3. Consider enrolling in alcohol education or therapy classes. Level I Education, Level II Education and Level II Therapy programs may help mitigate your case. They are licensed by the State of Colorado and are accepted by the probation department where your case is pending and at the DMV.

DUI Laws in Colorado

DUI stands for Driving Under the Influence. In Colorado, you are presumed to be DUI if you operate a vehicle with a blood alcohol content (BAC) at or above 0.08, and/or have consumed alcohol or drugs to a degree that you are substantially incapable, either mentally or physically, to exercise clear judgment, sufficient physical control, or due care in the safe operation of a vehicle. DWAI stands for Driving While Ability Impaired, and you can be arrested for this if you have been drinking and/or taking drugs that affects you, to even the slightest degree, such that you are less able than you ordinarily would be, either mentally or physically, to exercise clear judgment, sufficient physical control, or due care in the safe operation of a vehicle. You are presumed to be impaired by alcohol if your blood alcohol level is between .05 and .08. A lower blood alcohol lever, however, can result in criminal charges.

In Colorado, there are two separate systems involved in a DUI or DWAI charge: the court system and the Division of Motor Vehicles (DMV). Do not confuse the two – they are separate and independent.

  • At the DMV, a hearing officer determines penalties against your driver’s license. This may include loss of your driving privileges. You have the right to request a hearing to oppose these punishments, but you must request this hearing within seven days of your initial stop. If you took a blood test, you may be waiting for the results.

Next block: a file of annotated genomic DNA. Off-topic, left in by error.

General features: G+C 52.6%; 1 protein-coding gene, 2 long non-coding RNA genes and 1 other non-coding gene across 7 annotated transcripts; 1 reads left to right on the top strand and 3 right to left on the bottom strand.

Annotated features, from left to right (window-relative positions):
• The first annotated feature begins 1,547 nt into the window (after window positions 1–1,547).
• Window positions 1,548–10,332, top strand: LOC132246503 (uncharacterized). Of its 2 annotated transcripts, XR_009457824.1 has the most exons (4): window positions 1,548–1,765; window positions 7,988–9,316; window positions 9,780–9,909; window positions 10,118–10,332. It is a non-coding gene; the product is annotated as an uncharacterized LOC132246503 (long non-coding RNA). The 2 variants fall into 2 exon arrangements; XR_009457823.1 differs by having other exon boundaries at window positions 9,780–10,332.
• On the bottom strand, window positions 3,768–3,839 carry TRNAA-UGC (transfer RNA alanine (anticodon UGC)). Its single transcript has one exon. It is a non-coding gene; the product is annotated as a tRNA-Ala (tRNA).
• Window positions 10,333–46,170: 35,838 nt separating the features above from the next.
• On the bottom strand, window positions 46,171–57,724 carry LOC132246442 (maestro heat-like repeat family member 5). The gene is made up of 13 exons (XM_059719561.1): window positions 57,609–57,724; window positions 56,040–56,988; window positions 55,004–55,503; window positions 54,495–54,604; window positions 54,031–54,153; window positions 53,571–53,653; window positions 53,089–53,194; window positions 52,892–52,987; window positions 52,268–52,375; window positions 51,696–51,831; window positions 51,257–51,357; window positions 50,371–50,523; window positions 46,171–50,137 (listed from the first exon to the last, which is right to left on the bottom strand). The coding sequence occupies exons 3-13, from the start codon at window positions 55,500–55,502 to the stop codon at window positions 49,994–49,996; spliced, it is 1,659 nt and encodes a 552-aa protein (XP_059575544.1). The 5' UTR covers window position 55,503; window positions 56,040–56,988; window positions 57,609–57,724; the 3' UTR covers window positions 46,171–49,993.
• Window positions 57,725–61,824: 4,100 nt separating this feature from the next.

• The court system determines whether the driver is guilty of a DUI, a DWAI, or a lesser charge, and imposes sentences including jail time, probation, fines, public service, or participation in educational classes. If you fail to appear for Court, a bench warrant will be issued for your arrest. The next time you are stopped by the police you will be arrested and required to post bond.

Division of Motor Vehicles and the DMV Hearing

If you are charged with an alcohol-related offense in Colorado, you must face consequences from the Colorado Department of Revenue, Division of Motor Vehicles (DMV), in addition to your charges in court. The hearing at the DMV is also known as an administrative hearing or an Express Consent hearing. The DMV can suspend or revoke your driving privileges, whether or not you have a Colorado driver’s license.